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Here in Provo, home of Brigham Young University, are a number of stately homes that once belonged to well-to-do church officials, as well as commercial buildings constructed to serve the growing community. Stop at the visitor center for a booklet describing the city's dozens of historic buildings. Nearby, the Utah County Courthouse is well worth a visit. This magnificent structure was built of Manti limestone in the 1920s. Notice the marble floors and detailing, the fine collection of artwork displayed on the walls, and the overall feeling of grandeur emanating from the classical balance of the design.

The Provo Town Square, at the intersection of University Avenue and Center Street, contains the core of Provo's business community, which began to develop and grow in the 1890s. Here you'll see the 1900 Knight Block, a big red building with a large clock; the Gates & Snow Furniture Co., to the east of the Knight Block, with one of Utah's best pressed-tin fronts; and the Zion Bank, at the northwest corner, situated in what was originally the Bank of Commerce building. West along Center Street sits a row of period storefronts, with the newer businesses now occupying them.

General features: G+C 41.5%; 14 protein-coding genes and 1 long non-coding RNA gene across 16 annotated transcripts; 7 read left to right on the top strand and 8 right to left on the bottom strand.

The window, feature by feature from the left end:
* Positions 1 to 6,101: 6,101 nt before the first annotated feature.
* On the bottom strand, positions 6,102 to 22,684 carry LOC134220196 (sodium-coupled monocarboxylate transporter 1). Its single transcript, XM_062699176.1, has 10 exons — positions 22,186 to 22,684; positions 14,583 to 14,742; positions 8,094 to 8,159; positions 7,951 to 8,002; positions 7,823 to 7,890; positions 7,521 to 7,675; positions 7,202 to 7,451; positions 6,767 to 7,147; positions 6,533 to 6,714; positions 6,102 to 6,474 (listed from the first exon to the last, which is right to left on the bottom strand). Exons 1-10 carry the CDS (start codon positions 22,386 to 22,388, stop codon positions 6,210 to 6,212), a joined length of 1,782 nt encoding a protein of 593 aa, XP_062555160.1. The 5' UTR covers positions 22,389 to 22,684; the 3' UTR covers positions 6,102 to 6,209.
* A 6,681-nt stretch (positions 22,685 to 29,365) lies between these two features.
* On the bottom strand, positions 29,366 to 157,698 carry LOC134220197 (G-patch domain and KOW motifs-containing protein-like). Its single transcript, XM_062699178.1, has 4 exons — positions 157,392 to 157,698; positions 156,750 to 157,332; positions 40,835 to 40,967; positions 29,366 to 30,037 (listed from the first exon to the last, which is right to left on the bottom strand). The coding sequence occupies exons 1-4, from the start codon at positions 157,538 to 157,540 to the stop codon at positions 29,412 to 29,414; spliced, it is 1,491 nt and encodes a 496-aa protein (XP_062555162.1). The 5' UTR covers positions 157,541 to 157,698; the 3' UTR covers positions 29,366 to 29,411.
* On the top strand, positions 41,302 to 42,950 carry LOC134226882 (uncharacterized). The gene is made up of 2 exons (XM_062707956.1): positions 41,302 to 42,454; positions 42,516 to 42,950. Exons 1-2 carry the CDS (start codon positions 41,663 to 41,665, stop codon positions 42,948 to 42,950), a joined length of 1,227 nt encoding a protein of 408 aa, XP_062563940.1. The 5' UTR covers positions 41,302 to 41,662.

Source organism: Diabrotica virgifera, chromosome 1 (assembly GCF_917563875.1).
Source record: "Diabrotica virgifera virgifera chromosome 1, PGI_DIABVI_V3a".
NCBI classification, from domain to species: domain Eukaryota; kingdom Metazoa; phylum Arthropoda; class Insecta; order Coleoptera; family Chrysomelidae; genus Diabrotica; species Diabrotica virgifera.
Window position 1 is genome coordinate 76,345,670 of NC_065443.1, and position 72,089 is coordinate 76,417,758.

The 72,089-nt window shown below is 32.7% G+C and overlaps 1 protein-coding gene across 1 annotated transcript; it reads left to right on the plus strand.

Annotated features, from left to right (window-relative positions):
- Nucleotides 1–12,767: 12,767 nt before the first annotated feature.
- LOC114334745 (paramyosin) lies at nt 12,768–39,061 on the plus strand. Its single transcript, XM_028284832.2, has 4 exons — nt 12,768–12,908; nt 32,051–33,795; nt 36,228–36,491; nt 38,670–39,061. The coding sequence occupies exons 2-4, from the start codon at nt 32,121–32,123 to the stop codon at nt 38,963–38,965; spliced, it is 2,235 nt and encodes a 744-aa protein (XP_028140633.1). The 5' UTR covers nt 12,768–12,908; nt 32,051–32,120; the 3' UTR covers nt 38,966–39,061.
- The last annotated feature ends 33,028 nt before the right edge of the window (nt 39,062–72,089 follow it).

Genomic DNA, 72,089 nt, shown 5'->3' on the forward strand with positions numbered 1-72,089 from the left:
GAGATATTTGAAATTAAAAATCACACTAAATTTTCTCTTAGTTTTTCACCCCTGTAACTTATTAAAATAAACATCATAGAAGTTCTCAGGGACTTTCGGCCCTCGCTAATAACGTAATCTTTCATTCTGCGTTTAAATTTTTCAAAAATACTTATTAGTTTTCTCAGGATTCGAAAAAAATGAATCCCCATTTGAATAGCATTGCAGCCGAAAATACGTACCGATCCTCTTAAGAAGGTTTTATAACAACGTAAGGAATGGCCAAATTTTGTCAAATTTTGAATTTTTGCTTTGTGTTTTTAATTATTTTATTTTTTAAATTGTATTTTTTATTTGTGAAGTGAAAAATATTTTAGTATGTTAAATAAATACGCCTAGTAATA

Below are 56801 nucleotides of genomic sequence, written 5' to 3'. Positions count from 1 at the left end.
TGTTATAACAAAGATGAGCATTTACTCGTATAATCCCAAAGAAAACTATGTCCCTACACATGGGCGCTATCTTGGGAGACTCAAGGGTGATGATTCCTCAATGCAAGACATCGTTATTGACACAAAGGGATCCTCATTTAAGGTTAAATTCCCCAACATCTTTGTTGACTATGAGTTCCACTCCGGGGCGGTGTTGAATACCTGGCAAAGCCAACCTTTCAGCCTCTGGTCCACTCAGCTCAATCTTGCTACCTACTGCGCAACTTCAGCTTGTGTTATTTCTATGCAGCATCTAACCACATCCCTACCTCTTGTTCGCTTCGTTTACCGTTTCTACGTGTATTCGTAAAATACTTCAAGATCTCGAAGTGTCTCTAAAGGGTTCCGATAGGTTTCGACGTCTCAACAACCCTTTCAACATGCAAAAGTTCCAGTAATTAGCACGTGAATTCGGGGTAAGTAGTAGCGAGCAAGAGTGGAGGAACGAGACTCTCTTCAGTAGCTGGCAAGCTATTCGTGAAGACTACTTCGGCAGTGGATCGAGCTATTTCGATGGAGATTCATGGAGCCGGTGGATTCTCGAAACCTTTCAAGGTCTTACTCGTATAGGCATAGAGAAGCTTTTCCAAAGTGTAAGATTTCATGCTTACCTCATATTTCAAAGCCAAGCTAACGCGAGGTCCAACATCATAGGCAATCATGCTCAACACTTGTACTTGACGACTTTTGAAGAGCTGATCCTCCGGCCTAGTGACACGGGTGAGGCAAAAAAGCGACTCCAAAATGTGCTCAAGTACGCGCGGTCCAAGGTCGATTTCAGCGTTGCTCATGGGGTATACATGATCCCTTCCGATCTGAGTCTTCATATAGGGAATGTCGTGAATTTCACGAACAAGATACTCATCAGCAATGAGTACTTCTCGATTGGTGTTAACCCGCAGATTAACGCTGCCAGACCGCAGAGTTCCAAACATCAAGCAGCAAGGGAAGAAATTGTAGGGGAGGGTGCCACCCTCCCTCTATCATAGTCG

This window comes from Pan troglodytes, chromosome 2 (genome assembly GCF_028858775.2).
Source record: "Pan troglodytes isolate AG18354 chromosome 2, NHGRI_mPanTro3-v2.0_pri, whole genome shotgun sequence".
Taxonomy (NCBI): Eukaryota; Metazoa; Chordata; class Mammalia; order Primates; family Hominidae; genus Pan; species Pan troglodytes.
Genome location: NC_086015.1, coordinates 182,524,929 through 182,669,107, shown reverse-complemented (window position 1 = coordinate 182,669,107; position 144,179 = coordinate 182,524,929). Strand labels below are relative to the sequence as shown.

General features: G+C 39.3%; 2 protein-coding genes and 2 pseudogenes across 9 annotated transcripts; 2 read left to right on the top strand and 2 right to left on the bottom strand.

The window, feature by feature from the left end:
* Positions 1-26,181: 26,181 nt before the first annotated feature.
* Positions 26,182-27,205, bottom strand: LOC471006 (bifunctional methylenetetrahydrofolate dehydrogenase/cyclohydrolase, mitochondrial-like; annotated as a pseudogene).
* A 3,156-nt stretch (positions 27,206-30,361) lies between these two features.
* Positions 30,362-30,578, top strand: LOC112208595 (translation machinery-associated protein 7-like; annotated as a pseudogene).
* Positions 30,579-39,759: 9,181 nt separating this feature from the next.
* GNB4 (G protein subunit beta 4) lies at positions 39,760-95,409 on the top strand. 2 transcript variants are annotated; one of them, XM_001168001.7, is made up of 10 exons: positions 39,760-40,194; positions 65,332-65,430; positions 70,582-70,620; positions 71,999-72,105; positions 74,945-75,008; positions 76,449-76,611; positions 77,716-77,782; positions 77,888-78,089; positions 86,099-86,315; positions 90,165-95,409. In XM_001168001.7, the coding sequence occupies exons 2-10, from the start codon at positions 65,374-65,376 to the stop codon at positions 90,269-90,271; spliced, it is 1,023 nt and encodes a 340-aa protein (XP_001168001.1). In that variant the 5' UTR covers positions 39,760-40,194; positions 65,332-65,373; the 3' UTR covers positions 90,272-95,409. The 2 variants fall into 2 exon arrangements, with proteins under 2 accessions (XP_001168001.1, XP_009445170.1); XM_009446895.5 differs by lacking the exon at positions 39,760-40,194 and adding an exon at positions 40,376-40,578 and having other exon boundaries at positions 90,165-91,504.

An interesting historic home is the Thomas N. Taylor House, 342 N. 500 West. "T.N.T.," as he was known, was manager of the Taylor Brothers Store and served as mayor of Provo and president of the Utah Stake of the LDS Church. His home, built in the first decade of the 20th century, exemplifies the kind of house most second-generation Utahns aspired to have. Nearby is the Clark-Taylor House, 310 N. 500 West, thought to be the oldest home in Utah Valley still standing on its original site. The adobe structure was built in 1854, with later additions of the two-story front, the trim around the windows, and the gables. Neither of these houses is open for tours.

Heading out of town, a turnout on U.S. 189, about 4 miles north and east of Provo, affords awe-inspiring views of Bridal Veil Falls, a double cataract waterfall that drops 607 feet to the Provo River. This is also a good spot to begin hikes into Provo Canyon.


Note: This information was accurate when it was published, but can change without notice. Please be sure to confirm all rates and details directly with the companies in question before planning your trip.